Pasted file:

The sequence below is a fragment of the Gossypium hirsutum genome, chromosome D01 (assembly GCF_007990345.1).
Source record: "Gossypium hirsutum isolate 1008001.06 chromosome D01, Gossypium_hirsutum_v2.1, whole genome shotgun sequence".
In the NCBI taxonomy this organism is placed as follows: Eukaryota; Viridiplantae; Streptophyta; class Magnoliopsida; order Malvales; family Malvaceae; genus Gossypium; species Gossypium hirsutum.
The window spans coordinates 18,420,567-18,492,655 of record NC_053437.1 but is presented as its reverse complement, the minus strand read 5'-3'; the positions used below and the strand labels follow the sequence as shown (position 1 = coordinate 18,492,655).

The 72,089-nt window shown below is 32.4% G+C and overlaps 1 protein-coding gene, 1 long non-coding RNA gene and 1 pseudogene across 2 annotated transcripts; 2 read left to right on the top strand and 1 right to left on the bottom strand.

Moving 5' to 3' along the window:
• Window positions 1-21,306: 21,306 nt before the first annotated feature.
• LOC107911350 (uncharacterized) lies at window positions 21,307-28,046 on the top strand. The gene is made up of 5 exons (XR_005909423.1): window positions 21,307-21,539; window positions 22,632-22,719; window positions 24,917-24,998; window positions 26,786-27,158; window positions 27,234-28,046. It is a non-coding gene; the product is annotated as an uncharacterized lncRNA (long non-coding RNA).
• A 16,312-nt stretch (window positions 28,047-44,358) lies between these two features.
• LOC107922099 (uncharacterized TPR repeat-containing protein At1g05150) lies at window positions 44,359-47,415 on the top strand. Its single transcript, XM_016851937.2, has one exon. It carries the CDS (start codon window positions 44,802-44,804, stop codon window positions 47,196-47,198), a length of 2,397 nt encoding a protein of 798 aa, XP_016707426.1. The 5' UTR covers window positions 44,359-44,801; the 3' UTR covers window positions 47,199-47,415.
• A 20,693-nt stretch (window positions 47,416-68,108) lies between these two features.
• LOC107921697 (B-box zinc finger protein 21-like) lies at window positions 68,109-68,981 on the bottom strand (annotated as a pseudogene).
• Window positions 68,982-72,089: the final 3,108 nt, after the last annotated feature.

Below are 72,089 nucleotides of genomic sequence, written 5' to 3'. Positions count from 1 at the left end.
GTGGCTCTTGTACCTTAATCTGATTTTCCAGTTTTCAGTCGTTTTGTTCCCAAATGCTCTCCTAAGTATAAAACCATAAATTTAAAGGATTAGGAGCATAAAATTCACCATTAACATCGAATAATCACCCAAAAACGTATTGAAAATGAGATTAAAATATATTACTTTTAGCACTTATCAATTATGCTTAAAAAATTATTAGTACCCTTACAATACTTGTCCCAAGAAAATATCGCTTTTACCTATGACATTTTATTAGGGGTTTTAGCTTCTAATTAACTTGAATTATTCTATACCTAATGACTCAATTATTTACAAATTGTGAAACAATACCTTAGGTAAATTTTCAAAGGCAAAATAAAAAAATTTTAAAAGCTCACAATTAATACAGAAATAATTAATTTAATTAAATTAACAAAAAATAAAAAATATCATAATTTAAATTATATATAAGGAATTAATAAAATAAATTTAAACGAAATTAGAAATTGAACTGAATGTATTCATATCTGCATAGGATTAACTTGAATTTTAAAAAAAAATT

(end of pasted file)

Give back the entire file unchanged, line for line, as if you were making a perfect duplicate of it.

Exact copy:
The sequence below is a fragment of the Gossypium hirsutum genome, chromosome D01 (assembly GCF_007990345.1).
Source record: "Gossypium hirsutum isolate 1008001.06 chromosome D01, Gossypium_hirsutum_v2.1, whole genome shotgun sequence".
In the NCBI taxonomy this organism is placed as follows: Eukaryota; Viridiplantae; Streptophyta; class Magnoliopsida; order Malvales; family Malvaceae; genus Gossypium; species Gossypium hirsutum.
The window spans coordinates 18,420,567-18,492,655 of record NC_053437.1 but is presented as its reverse complement, the minus strand read 5'-3'; the positions used below and the strand labels follow the sequence as shown (position 1 = coordinate 18,492,655).

The 72,089-nt window shown below is 32.4% G+C and overlaps 1 protein-coding gene, 1 long non-coding RNA gene and 1 pseudogene across 2 annotated transcripts; 2 read left to right on the top strand and 1 right to left on the bottom strand.

Moving 5' to 3' along the window:
• Window positions 1-21,306: 21,306 nt before the first annotated feature.
• LOC107911350 (uncharacterized) lies at window positions 21,307-28,046 on the top strand. The gene is made up of 5 exons (XR_005909423.1): window positions 21,307-21,539; window positions 22,632-22,719; window positions 24,917-24,998; window positions 26,786-27,158; window positions 27,234-28,046. It is a non-coding gene; the product is annotated as an uncharacterized lncRNA (long non-coding RNA).
• A 16,312-nt stretch (window positions 28,047-44,358) lies between these two features.
• LOC107922099 (uncharacterized TPR repeat-containing protein At1g05150) lies at window positions 44,359-47,415 on the top strand. Its single transcript, XM_016851937.2, has one exon. It carries the CDS (start codon window positions 44,802-44,804, stop codon window positions 47,196-47,198), a length of 2,397 nt encoding a protein of 798 aa, XP_016707426.1. The 5' UTR covers window positions 44,359-44,801; the 3' UTR covers window positions 47,199-47,415.
• A 20,693-nt stretch (window positions 47,416-68,108) lies between these two features.
• LOC107921697 (B-box zinc finger protein 21-like) lies at window positions 68,109-68,981 on the bottom strand (annotated as a pseudogene).
• Window positions 68,982-72,089: the final 3,108 nt, after the last annotated feature.

Below are 72,089 nucleotides of genomic sequence, written 5' to 3'. Positions count from 1 at the left end.
GTGGCTCTTGTACCTTAATCTGATTTTCCAGTTTTCAGTCGTTTTGTTCCCAAATGCTCTCCTAAGTATAAAACCATAAATTTAAAGGATTAGGAGCATAAAATTCACCATTAACATCGAATAATCACCCAAAAACGTATTGAAAATGAGATTAAAATATATTACTTTTAGCACTTATCAATTATGCTTAAAAAATTATTAGTACCCTTACAATACTTGTCCCAAGAAAATATCGCTTTTACCTATGACATTTTATTAGGGGTTTTAGCTTCTAATTAACTTGAATTATTCTATACCTAATGACTCAATTATTTACAAATTGTGAAACAATACCTTAGGTAAATTTTCAAAGGCAAAATAAAAAAATTTTAAAAGCTCACAATTAATACAGAAATAATTAATTTAATTAAATTAACAAAAAATAAAAAATATCATAATTTAAATTATATATAAGGAATTAATAAAATAAATTTAAACGAAATTAGAAATTGAACTGAATGTATTCATATCTGCATAGGATTAACTTGAATTTTAAAAAAAAATT